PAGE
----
CROSSREFERENCE TO RELATED APPLICATIONS

[0001]
This application is related to U.S. Provisional Patent Application No. 60/354,010 filed Jan. 31, 2002 and U.S. Provisional Patent Application No. 60/374,748 filed Apr. 23, 2002 from which priority to both applications is claimed.
STATEMENT REGARDING FEDERALLY SPONSORED RESEARCH OR DEVELOPMENT

[0002]
Not applicable.
BACKGROUND OF THE INVENTION

[0003]
1. Field of the Invention

[0004]
This invention relates in general to a planetary traction drive transmission, and, more particularly, to a planetary traction drive transmission with at least one flexible roller having an adaptive selfloading mechanism.

[0005]
2. Description of Related Art

[0006]
Traction drives use frictional force to transmit torque and power. Because the power is transmitted between two smooth surfaces, often through a thin layer of lubricant, a traction drive possesses unique characteristics that are not readily attainable by gear drives. These characteristics include quietness, highefficiency, high rotational accuracy, and zerobacklash.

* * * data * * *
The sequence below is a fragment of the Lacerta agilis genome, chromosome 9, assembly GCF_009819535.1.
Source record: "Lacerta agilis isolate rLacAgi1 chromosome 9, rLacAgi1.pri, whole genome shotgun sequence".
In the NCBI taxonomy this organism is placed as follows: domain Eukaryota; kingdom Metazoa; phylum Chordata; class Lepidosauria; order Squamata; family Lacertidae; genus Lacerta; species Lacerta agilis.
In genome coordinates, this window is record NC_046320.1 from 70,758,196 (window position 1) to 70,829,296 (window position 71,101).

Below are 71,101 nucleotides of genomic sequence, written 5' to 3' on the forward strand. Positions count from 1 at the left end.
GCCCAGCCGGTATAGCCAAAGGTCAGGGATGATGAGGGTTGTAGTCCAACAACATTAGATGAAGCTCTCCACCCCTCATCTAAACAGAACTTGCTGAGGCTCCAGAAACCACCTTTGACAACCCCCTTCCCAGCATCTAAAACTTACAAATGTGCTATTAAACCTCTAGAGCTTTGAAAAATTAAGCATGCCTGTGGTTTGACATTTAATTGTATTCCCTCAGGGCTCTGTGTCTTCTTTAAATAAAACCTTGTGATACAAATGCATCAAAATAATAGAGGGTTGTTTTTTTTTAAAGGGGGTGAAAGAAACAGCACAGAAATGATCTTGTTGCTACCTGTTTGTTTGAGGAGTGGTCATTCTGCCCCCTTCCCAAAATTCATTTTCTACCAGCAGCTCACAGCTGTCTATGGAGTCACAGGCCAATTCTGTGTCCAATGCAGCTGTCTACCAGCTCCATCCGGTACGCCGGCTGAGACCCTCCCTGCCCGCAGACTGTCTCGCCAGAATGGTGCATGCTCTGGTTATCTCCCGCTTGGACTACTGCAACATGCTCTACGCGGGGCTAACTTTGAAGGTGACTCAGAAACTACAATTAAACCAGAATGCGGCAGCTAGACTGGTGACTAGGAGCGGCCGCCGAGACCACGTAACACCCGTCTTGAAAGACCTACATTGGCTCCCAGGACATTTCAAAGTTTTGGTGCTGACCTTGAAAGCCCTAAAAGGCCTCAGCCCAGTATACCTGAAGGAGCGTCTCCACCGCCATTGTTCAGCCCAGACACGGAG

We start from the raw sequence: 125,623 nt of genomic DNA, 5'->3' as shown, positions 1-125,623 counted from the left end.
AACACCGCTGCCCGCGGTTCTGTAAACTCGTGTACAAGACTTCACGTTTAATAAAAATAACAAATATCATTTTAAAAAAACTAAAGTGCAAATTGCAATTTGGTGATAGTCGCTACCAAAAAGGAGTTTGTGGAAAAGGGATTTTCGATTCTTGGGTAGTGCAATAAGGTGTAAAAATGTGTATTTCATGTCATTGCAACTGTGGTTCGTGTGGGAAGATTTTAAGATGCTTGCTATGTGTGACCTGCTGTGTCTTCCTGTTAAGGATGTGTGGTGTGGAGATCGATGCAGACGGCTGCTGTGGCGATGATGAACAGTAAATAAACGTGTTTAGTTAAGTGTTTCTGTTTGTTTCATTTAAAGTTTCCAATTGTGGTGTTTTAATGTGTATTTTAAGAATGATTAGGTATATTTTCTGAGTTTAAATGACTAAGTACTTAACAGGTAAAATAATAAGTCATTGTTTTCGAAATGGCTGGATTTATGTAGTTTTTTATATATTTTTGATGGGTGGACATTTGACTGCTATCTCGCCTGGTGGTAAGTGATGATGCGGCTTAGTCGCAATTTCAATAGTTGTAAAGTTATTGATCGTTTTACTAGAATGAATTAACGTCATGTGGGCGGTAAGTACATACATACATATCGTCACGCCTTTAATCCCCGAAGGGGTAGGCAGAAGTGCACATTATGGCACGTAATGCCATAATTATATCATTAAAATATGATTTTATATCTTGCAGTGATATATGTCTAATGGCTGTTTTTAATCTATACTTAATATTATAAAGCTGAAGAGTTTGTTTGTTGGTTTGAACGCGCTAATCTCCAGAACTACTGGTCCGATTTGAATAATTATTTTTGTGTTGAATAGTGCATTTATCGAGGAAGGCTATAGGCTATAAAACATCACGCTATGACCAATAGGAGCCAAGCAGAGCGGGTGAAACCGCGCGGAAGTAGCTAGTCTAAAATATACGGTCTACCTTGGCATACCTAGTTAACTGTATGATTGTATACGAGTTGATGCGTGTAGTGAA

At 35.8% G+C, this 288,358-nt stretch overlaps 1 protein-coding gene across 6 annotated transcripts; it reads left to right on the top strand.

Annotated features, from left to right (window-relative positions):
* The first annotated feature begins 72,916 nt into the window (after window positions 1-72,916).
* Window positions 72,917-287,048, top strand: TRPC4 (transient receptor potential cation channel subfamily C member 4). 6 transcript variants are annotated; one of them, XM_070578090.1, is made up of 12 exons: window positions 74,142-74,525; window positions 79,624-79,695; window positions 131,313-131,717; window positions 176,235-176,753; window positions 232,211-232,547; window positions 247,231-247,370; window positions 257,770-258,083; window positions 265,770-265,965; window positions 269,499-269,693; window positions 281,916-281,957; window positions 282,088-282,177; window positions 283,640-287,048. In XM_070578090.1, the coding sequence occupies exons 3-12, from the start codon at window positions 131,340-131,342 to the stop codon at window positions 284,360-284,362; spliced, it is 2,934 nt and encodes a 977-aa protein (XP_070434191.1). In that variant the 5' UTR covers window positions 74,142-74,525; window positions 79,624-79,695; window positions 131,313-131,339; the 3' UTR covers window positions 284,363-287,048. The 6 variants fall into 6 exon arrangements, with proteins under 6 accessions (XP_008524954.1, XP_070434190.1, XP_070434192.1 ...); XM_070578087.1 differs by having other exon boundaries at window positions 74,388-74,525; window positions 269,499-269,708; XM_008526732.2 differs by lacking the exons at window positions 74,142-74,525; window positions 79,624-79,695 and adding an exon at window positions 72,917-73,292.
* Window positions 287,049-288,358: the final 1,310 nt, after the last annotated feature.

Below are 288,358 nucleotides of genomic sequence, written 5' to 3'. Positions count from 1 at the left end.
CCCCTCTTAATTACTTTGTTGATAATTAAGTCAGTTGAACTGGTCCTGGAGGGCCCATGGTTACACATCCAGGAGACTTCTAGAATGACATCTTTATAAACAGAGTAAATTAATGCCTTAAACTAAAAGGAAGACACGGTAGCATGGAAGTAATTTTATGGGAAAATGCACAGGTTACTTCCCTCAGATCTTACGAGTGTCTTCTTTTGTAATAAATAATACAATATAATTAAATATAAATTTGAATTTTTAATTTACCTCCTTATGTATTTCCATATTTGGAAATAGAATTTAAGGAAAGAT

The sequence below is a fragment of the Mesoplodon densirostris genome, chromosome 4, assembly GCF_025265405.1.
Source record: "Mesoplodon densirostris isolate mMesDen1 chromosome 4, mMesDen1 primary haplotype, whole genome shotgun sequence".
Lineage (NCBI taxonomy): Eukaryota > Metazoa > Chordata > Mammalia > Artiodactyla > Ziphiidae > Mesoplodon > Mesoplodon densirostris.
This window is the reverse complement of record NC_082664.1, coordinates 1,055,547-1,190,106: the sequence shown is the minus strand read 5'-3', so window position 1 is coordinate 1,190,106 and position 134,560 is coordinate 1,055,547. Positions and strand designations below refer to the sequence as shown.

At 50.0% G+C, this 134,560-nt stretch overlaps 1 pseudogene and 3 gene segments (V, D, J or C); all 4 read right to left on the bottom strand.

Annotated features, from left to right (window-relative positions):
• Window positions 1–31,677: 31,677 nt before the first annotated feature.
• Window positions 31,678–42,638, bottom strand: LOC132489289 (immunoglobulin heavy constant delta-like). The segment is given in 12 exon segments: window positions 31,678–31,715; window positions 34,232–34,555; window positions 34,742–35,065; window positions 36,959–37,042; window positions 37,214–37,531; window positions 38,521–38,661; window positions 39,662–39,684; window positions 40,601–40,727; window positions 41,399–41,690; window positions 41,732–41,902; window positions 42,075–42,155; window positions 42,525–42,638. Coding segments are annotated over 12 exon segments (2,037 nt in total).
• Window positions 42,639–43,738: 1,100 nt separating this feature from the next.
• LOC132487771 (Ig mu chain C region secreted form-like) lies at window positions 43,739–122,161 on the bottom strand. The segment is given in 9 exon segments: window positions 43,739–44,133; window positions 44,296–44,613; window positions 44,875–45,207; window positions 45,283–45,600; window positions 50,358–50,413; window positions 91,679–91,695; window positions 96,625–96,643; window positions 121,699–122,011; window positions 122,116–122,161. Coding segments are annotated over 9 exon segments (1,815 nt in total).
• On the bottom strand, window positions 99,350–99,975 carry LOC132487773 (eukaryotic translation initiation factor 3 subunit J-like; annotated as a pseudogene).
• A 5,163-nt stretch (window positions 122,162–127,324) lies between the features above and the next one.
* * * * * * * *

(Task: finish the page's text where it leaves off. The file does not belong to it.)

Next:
[0007]
Generating adequate normal force at the contact is essential for traction drives. Various loading mechanisms have been proposed. These mechanisms have lead to a host of designs. A common practice is to use tapered surfaces along the axial direction. By moving these surfaces axially, a radial displacement and thus normal force are generated. Examples of such designs are disclosed in U.S Pat. Nos. 3,475,993 and 3,375,739.

[0008]
Since the envelopes of the tapered surfaces in most designs do not necessarily converge to a common point, this results in a socalled spin motion at contacting surfaces. The spin motion not only offsets the highefficiency otherwise provided by the traction drive, but also causes component wear and high break away torque.

[0009]
Recently, a design of zerospin planetary traction drive has been proposed by Ai as disclosed in the U.S. Pat. No. 6,095,940. This design employs the onapex concept similar to that of tapered roller bearings. Two rows of planetary rollers are used to balance the internal axial force on the planetary rollers. Although this design offers torque actuated loading mechanism and greater torque capability, it is somewhat complex in construction.